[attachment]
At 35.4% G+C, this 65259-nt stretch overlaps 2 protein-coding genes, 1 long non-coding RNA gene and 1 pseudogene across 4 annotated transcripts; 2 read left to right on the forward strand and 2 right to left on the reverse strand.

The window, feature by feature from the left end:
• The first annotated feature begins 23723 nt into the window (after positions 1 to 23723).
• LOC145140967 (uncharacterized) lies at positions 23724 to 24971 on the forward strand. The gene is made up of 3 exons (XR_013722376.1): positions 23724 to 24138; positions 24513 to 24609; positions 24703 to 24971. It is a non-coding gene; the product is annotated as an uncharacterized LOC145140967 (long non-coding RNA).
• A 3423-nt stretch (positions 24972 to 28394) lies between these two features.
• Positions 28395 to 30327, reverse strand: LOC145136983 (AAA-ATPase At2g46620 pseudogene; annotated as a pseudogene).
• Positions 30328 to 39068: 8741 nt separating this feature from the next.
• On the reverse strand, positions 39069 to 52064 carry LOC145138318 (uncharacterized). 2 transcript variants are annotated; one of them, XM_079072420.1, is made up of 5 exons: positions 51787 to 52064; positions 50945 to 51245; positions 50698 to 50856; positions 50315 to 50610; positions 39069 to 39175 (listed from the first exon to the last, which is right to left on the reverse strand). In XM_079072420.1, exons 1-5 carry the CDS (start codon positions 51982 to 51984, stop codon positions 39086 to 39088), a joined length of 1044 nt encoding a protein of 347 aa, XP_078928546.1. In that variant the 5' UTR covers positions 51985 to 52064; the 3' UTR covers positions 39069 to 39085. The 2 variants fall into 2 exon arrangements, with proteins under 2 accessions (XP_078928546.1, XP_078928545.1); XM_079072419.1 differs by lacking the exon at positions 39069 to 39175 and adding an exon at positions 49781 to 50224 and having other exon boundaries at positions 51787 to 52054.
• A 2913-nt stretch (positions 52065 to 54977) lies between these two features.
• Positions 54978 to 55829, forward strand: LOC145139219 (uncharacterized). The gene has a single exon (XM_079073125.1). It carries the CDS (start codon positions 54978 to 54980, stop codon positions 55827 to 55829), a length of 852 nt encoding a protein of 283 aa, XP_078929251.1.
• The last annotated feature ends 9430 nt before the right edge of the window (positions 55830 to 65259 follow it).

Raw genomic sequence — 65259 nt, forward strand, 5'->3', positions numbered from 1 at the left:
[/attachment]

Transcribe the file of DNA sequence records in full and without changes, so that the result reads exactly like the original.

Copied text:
At 35.4% G+C, this 65259-nt stretch overlaps 2 protein-coding genes, 1 long non-coding RNA gene and 1 pseudogene across 4 annotated transcripts; 2 read left to right on the forward strand and 2 right to left on the reverse strand.

The window, feature by feature from the left end:
• The first annotated feature begins 23723 nt into the window (after positions 1 to 23723).
• LOC145140967 (uncharacterized) lies at positions 23724 to 24971 on the forward strand. The gene is made up of 3 exons (XR_013722376.1): positions 23724 to 24138; positions 24513 to 24609; positions 24703 to 24971. It is a non-coding gene; the product is annotated as an uncharacterized LOC145140967 (long non-coding RNA).
• A 3423-nt stretch (positions 24972 to 28394) lies between these two features.
• Positions 28395 to 30327, reverse strand: LOC145136983 (AAA-ATPase At2g46620 pseudogene; annotated as a pseudogene).
• Positions 30328 to 39068: 8741 nt separating this feature from the next.
• On the reverse strand, positions 39069 to 52064 carry LOC145138318 (uncharacterized). 2 transcript variants are annotated; one of them, XM_079072420.1, is made up of 5 exons: positions 51787 to 52064; positions 50945 to 51245; positions 50698 to 50856; positions 50315 to 50610; positions 39069 to 39175 (listed from the first exon to the last, which is right to left on the reverse strand). In XM_079072420.1, exons 1-5 carry the CDS (start codon positions 51982 to 51984, stop codon positions 39086 to 39088), a joined length of 1044 nt encoding a protein of 347 aa, XP_078928546.1. In that variant the 5' UTR covers positions 51985 to 52064; the 3' UTR covers positions 39069 to 39085. The 2 variants fall into 2 exon arrangements, with proteins under 2 accessions (XP_078928546.1, XP_078928545.1); XM_079072419.1 differs by lacking the exon at positions 39069 to 39175 and adding an exon at positions 49781 to 50224 and having other exon boundaries at positions 51787 to 52054.
• A 2913-nt stretch (positions 52065 to 54977) lies between these two features.
• Positions 54978 to 55829, forward strand: LOC145139219 (uncharacterized). The gene has a single exon (XM_079073125.1). It carries the CDS (start codon positions 54978 to 54980, stop codon positions 55827 to 55829), a length of 852 nt encoding a protein of 283 aa, XP_078929251.1.
• The last annotated feature ends 9430 nt before the right edge of the window (positions 55830 to 65259 follow it).

Raw genomic sequence — 65259 nt, forward strand, 5'->3', positions numbered from 1 at the left: